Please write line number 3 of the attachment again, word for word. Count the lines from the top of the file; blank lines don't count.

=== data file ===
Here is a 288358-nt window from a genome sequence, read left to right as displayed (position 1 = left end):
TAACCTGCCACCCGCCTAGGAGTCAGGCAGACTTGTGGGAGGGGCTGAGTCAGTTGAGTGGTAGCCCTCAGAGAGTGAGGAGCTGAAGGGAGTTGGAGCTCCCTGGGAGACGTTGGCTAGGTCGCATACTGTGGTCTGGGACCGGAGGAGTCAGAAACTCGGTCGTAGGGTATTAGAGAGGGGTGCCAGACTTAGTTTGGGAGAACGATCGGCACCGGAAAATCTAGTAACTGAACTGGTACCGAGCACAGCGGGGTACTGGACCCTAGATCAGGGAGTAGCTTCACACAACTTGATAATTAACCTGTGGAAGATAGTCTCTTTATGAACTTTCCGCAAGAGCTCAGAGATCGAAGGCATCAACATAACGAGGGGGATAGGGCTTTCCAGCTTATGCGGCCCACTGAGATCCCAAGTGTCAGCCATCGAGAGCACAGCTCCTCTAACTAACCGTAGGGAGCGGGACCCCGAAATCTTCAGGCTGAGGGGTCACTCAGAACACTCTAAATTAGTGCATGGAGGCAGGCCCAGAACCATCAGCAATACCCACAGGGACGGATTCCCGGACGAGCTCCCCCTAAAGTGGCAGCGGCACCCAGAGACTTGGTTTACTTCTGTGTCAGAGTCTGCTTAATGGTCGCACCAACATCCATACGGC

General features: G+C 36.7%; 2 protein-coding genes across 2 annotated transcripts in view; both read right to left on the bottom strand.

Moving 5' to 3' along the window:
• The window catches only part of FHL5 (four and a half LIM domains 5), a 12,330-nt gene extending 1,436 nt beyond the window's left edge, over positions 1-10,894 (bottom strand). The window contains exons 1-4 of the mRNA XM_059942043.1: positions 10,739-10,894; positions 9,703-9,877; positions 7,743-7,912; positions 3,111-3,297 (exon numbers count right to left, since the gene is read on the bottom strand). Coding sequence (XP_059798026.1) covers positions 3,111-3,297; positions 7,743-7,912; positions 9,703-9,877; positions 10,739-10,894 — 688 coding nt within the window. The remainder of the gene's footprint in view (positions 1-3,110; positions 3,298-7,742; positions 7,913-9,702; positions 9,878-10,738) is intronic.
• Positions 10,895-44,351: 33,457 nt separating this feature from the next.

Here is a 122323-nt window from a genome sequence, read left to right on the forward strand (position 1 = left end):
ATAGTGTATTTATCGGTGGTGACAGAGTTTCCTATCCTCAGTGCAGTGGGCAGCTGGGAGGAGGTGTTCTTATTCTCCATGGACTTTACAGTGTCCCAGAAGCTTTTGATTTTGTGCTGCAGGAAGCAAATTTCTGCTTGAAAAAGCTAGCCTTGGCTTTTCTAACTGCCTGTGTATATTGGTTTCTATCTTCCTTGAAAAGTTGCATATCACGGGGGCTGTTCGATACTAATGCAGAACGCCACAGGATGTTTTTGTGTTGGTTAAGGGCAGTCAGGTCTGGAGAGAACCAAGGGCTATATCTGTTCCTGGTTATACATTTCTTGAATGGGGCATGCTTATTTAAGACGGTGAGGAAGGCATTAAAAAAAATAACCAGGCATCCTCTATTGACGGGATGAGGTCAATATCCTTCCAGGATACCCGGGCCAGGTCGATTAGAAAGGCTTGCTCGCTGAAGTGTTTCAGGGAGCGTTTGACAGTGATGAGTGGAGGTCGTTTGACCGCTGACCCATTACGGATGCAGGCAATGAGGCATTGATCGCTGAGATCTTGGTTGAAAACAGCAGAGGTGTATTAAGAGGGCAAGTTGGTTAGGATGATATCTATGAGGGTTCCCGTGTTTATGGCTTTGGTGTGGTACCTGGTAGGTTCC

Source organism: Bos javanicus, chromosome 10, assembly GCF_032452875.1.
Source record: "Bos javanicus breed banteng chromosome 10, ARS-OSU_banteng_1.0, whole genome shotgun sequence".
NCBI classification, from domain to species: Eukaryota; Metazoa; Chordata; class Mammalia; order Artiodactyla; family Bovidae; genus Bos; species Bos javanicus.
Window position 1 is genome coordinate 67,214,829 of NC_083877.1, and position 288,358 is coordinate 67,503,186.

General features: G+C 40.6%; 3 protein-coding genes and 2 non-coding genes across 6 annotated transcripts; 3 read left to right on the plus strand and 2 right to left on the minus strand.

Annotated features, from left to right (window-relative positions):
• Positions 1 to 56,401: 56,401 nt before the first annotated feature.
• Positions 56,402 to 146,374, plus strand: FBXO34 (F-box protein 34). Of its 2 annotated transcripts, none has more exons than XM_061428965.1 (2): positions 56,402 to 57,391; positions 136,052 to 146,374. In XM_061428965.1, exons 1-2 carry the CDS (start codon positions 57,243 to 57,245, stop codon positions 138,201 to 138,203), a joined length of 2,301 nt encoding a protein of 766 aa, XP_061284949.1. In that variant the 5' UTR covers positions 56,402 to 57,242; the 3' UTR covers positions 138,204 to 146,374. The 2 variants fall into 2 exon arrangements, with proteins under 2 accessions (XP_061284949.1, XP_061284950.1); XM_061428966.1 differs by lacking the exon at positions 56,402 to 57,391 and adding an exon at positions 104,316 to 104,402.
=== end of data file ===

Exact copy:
General features: G+C 36.7%; 2 protein-coding genes across 2 annotated transcripts in view; both read right to left on the bottom strand.